I'd say Dr. No through On Her Majesty's Secret Service were all servicable adaptations. Most of the alterations made were to accomodate the alternate sequence of events from the book continuity, shoehorn SPECTRE into stories that didn't feature them and just plain ol' book to film adaptation corruption. Diamonds are Forever and Live and Let Die were more or less "inspired by" and after that the movies were adaptations in name only, with the exception of Skyfall. Ironically Licensed to Kill was the first not to use a Fleming title and stole much of its plot from Live and Let Die.

    In the traditional sense, I agree, Bond was not pulp. I was refering to the tawdry men's magazine undercurrent the books had. It was all very sensationalized, heavily focused on action, adventure, sex, luxury in the form of cigars and gambling and expensive cars, and casual misogyny. The villians were almost always deformed egomaniacs and/or sexual perverts and Bond was an unkillable man's man, a debonaire ladies man and a brutally efficient tough guy killer when the situation called for it. I think it was a lot closer in spirit to pulp than, say, Le Carre's spy fiction.
    I agree that the end result feels much like Pulp. 100 years from now Bond will be a name like Sherlock Holmes, forever associated with everything but the source material.

    I'm in the middle of the new Bond novel Solo. It is a good reproduction of Fleming. Disfigured bad guy , exquisite details of Bond's bachelor lifestyle and grittier realistic violence not associated with the films before Craig.
  • shroud68shroud68 Posts: 457
    jaydee74 said:

    I grew up with Roger Moore and the wit he brought to the movies. As much as I liked him in the role, Connery was amazing. I also very much enjoyed Dalton in the role. Especially his first role. I enjoy all of the actors who played Bond and all for different reasons.

    That's the way I look at it. I have a love for the portrayals of each actor. Sometime the movie works like OHMSS. Sometimes the portrayal works like From Russia with Love. . Sometimes it hits the right groove like The Spy Who Loved Me. I stop categorizing Bonds after countless debates like this.
  • I went through the Bond movies a few years ago, and I actually read most of the books before seeing a single movie. The Connery ones are fantastic, event the one after OHMSS, and Lazenby did a good job with an atypical Bond script.

    Moore's movies are unwatchable. Mired in slapstick self-parody, redneck southern sheriffs that seemingly had to be in every 70's movie, his inability to quit smirking, and action sequences that he was simply too old to be credible in. Hated them. ALL of them. I know people here are saying they had a dry wit, but no, they had puns that make you wince and Moore seemed as if he was laughing at the audience for paying money to see the movies.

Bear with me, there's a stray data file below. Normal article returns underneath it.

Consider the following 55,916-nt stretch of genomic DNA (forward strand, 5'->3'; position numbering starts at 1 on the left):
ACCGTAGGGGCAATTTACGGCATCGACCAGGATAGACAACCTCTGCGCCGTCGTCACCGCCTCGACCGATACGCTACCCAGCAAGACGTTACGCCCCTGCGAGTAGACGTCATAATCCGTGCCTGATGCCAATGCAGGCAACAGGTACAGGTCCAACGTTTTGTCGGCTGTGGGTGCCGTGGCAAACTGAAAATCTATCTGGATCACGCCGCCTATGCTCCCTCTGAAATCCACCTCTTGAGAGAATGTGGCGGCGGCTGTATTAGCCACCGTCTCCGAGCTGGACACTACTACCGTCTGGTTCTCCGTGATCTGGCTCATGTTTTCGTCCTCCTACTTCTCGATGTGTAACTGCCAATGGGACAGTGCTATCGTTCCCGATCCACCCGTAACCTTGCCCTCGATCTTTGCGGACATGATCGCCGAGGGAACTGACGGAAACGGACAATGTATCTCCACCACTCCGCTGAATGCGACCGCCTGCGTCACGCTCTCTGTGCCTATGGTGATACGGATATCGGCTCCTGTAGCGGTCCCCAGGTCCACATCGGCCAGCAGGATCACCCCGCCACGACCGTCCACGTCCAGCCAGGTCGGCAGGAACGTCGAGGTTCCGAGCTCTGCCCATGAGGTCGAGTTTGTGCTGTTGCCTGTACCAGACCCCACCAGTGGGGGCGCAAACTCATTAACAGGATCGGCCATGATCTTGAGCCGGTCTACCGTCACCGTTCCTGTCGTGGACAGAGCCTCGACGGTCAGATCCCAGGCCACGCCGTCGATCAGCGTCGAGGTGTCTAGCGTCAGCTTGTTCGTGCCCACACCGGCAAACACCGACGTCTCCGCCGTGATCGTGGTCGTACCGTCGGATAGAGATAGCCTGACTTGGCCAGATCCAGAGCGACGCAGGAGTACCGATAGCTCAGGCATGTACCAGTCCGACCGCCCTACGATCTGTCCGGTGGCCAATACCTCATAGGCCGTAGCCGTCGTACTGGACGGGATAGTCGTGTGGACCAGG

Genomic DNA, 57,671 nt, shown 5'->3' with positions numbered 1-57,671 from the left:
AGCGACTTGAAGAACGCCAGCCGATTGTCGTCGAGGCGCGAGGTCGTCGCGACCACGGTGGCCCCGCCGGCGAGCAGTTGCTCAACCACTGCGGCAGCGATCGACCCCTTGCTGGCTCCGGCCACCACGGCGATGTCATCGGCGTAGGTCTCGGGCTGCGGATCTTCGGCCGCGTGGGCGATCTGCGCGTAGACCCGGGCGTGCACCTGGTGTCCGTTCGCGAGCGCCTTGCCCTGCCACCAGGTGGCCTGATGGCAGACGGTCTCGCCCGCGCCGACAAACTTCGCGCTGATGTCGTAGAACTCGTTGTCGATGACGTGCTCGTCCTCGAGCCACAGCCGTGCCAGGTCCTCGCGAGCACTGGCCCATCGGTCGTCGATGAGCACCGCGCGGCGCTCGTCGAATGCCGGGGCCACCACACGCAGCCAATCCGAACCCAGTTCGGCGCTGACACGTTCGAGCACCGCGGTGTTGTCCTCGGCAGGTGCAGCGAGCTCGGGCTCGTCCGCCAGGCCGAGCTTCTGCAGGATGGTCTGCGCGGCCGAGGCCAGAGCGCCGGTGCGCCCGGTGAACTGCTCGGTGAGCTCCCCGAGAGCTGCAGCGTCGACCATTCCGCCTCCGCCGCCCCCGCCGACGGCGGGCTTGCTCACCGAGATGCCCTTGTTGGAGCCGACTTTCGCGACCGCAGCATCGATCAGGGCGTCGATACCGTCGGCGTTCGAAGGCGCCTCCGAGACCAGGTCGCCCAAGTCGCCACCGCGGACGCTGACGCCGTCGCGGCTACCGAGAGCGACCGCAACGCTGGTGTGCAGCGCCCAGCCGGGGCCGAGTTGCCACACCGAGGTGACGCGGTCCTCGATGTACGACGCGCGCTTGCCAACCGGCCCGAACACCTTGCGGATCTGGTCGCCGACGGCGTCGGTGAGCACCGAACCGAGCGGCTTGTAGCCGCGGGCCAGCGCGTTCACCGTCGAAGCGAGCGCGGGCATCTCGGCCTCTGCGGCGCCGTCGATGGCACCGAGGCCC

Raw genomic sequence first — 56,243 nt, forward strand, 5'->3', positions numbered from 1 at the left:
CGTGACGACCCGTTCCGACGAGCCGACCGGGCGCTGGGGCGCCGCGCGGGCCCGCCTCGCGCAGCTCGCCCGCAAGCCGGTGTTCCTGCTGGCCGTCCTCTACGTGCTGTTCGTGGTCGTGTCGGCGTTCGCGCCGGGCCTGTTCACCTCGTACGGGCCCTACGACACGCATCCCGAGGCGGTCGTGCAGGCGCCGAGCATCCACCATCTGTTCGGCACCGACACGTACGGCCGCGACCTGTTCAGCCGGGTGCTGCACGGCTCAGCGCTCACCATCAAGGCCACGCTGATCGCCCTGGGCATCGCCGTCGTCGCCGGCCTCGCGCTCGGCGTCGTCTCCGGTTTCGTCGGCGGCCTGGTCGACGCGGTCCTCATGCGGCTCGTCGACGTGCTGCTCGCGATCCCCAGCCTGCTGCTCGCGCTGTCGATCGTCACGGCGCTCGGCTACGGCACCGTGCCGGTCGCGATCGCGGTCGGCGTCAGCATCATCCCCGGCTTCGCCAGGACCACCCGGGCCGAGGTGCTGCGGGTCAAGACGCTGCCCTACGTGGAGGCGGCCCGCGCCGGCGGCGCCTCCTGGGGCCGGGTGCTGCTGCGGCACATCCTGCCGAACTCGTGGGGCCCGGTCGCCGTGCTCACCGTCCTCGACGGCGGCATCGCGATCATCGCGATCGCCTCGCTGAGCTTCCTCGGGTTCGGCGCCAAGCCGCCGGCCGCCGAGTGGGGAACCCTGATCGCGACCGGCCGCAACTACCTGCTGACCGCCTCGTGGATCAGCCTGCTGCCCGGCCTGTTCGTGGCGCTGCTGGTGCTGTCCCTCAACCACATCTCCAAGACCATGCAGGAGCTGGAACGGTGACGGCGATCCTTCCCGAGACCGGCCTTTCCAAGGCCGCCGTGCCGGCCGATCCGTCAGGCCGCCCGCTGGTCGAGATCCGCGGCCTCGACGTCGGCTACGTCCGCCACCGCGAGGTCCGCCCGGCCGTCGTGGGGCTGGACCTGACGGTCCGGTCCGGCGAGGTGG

As for Casino Royale, it's funny how people say "the franchise went darker because of modern times" when it is the best adaptation of one of the novels since OHMSS. The books ARE dark. Bond is often described in the same way you would talk about a sociopath. He was a weapon. You point him at the adversary and tell him to eliminate it. Daniel Craig brings that to life, and I loved his first and third movies...Quantum of Solace needed to be re-edited so that they story flowed better.

    YMV
  • shroud68shroud68 Posts: 457

    I went through the Bond movies a few years ago, and I actually read most of the books before seeing a single movie. The Connery ones are fantastic, event the one after OHMSS, and Lazenby did a good job with an atypical Bond script.

    Moore's movies are unwatchable. Mired in slapstick self-parody, redneck southern sheriffs that seemingly had to be in every 70's movie, his inability to quit smirking, and action sequences that he was simply too old to be credible in. Hated them. ALL of them. I know people here are saying they had a dry wit, but no, they had puns that make you wince and Moore seemed as if he was laughing at the audience for paying money to see the movies.

    As for Casino Royale, it's funny how people say "the franchise went darker because of modern times" when it is the best adaptation of one of the novels since OHMSS. The books ARE dark. Bond is often described in the same way you would talk about a sociopath. He was a weapon. You point him at the adversary and tell him to eliminate it. Daniel Craig brings that to life, and I loved his first and third movies...Quantum of Solace needed to be re-edited so that they story flowed better.

    YMV

    To each his own but to call Spy Who Loved Me unwatchable and Diamonds Are Forever fantastic is one of the most ridiculous statements I've ever read. Where is the Diagree button when it is really important?
  • shroud68 said:


    To each his own but to call Spy Who Loved Me unwatchable and Diamonds Are Forever fantastic is one of the most ridiculous statements I've ever read. Where is the Diagree button when it is really important?

    Diamonds are Forever is one of the worst Bond movies, easily a bottom 5. Connery was too old and too bored for the role and the plot was hackeneyed to say the least. TSWLM was Moore's best outing, and while I'm not a huge fan of his era I think For Your Eyes Only is underrated, both are better than Diamonds. While we are at it I might as well say that I love Moonraker, Man with the Golden Gun and View to a Kill because they are all so ridiculous. Like loving Adam West Batman. Live and Let Die is on my bottom 5 list, as is Octopussy, which is on there for being completely unmemorable. I've seen it 2-3 times and the only scene I remember is the saw-blade yoyo.